Sydney fintech startup hub Stone & Chalk has celebrated its first birthday with its 300 residents who have collectively raised over $100 million and created 150 new jobs.
“We’re just pumped for all our startups,” Stone & Chalk CEO Alex Scandurra tells StartupSmart.
The biggest funding round for a Stone & Chalk startup so far has been Data Republic, which closed a massive $10.5 million Series A round, while Brighte recently closed the biggest seed round seen in the fintech co-working space.
Fifteen of its residents have expanded overseas in the last year, while 30 university students out of 400 applicants have completed internships in the space.
Scandurra says a big part of Stone & Chalk’s initial success is its dedicate effort to foster a collaborative culture, along with carefully curating its residents.
“Being selective can create a sense of arrogance and elitism and we didn’t want that,” he says.
“We want to create a strong ‘esprit du corps’ with a real fight for a philosophy where startups are really trying to excel, focus and succeed balanced by a whole collaborative environment where we celebrate together everybody’s success – and we share and back each other when things are down and tough.”
In addition to this, Scandurra says its investor-mentor program has strengthened its startups with support in customer acquisition, funding, access to talent and expertise.
“That has been a key part of our philosophy,” he says.
Scandurra says Stone & Chalk’s purpose is to help young companies become sustainable businesses in the long term.
“We focus on really, really early stage startups scaling up,” he says.
“We want to be a gazelle factory. Gazelles are the mid-level startups really starting to sprint.”
The best memories from year one
He says one of his proudest moments so far was day one when Stone & Chalk opened the doors to its first 100 residents.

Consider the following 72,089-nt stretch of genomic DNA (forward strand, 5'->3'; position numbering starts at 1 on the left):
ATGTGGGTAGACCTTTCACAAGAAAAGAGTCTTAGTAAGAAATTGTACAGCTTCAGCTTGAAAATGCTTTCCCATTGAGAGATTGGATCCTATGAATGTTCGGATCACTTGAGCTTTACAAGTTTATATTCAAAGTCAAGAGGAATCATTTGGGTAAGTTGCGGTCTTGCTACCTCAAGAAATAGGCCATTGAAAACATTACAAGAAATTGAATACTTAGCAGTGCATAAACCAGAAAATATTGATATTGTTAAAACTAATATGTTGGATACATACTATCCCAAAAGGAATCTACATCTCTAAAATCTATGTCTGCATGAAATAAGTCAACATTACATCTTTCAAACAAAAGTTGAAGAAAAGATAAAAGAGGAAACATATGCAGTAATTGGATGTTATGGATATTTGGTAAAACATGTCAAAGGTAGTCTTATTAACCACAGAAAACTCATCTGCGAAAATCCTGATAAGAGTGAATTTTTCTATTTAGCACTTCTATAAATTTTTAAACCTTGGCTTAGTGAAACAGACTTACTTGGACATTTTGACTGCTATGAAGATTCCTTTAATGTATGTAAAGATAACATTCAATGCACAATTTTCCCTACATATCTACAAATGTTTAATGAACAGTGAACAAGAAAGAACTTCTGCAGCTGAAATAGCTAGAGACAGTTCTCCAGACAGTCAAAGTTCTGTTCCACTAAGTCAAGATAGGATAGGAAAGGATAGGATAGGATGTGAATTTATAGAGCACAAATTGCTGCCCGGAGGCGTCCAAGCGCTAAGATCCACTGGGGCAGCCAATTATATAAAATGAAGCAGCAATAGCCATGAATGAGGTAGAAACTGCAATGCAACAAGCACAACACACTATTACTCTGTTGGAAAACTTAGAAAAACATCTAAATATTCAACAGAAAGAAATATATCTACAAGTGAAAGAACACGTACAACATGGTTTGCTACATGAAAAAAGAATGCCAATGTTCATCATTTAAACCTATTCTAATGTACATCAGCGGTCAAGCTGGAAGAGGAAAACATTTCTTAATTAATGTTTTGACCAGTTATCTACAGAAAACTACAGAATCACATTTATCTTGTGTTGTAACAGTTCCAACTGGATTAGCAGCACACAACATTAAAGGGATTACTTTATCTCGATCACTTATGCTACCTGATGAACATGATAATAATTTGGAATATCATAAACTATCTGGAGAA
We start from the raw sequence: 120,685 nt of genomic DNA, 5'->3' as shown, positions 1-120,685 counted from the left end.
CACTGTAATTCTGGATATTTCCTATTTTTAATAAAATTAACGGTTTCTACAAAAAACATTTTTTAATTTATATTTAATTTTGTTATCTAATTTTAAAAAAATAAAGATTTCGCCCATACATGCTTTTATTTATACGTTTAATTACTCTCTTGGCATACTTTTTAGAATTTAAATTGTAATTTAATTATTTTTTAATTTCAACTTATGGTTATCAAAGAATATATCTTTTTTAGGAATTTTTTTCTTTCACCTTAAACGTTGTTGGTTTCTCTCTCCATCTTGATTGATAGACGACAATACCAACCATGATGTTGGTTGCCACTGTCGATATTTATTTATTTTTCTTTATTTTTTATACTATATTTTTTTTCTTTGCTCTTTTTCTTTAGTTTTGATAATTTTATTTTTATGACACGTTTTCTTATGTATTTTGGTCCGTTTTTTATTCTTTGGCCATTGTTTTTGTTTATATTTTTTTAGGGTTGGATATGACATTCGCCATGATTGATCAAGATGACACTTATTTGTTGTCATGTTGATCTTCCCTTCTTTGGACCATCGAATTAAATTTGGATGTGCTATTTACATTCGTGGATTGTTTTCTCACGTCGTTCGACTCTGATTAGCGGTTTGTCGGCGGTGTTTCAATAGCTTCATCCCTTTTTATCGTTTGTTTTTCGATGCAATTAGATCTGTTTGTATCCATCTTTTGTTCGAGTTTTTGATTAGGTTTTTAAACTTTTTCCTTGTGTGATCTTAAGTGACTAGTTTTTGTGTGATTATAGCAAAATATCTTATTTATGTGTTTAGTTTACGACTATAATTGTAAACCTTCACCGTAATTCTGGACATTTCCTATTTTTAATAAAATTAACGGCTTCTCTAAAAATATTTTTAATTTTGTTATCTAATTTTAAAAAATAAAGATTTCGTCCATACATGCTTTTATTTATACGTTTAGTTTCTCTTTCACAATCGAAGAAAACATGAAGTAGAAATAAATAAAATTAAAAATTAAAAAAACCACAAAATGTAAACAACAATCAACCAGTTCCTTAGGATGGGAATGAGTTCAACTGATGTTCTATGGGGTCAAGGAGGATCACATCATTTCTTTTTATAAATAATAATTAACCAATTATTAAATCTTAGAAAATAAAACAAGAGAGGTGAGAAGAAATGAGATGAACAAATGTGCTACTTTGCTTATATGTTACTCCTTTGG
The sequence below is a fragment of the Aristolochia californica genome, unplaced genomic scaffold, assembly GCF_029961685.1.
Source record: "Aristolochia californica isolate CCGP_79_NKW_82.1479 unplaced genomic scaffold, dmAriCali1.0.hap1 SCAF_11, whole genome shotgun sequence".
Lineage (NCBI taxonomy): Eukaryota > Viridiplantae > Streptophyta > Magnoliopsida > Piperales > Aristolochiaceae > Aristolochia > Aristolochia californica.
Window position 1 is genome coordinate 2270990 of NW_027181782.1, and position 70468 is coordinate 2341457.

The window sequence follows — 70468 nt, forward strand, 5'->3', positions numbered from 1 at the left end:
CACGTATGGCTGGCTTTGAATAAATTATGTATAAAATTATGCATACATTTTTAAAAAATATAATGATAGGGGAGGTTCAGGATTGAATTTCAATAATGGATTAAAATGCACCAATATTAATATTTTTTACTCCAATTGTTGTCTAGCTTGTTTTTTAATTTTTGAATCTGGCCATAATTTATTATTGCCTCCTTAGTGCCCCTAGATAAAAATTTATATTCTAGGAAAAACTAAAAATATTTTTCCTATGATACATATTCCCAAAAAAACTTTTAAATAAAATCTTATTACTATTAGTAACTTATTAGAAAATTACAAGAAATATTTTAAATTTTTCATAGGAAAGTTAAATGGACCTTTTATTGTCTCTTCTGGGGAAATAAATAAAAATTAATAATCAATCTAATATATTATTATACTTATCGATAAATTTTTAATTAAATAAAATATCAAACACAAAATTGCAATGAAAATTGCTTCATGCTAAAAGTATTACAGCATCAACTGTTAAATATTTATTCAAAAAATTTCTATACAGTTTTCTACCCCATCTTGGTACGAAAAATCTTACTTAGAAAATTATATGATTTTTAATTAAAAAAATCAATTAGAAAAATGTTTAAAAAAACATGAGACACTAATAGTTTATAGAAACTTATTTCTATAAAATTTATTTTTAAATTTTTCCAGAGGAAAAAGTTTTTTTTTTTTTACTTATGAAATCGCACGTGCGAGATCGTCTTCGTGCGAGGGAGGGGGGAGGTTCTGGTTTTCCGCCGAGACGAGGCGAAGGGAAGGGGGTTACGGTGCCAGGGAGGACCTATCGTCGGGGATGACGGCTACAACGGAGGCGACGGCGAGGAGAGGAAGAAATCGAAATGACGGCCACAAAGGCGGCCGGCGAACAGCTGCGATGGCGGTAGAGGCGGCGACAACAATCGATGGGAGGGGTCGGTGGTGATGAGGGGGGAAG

“It’s amazing, we have a vision like every founder does when they start and you never really know how it’s going to go,” Scandurra says.
“We’ve had a real metamorphosis of companies and what they’re looking at.”
Stone & Chalk’s community now works in many areas of fintech, security and IoT.
“We’ve also seen a lot of diversity in terms of age and ethnicity,” he says.
“Our oldest resident is 62, our average founder is 40 and we’ve got 61 women in fintech. We’ve been quite proactive about trying to support women in fintech.”
On top of this, he says their Fintech Fever program to link promising young people with startups has given its founders access to talent they couldn’t otherwise have found.
“Four hundred kids at university applied for internships with Stone & Chalk’s resident startups, between five to ten ended up in paid employment before they graduated,” Scandurra says.
“To have the founders come back and say, ‘Geez, these guys are better than we are and smarter than we are’ was a massive personal success.”
What lies ahead
Stone & Chalk’s next 12 months will be transformative, Scandurra says.
“Our building gets knocked down at the end of next year,” he says.
With “prohibitive” real estate costs and low vacancy rates in Sydney’s CBD, Scandurra says he’s hoping to get some extra support.
“We deliberately try to charge as little as possible for the startups themselves,” he says.
“The biggest challenge now is how do we find a model so that cities and governments are behind this and recognise the power of startups in their infrastructure.”
He also wants to help bring an end to cross-town rivalries in fintech.
“We’d love to be able to support Melbourne,” Scandurra says.
“There’s so much bullshit between Sydney and Melbourne, it’s just unproductive. We want to be a national asset.
“We’re going to focus more on Asia. We had the first three Chinese fintech startups arrive in August and we’re helping Australian startups gain traction in that region.”
In addition to this, Stone & Chalk will be placing a high priority on its cyber security innovation program run in partnership with Data 61, the Australian Chamber of Commerce and Industry and KPMG.
“Every industry is heavy on digital and not having cyber security [is like] outsourcing the Australian Defence Force,” he says.
“We’re looking to help shift the needle in that regard.”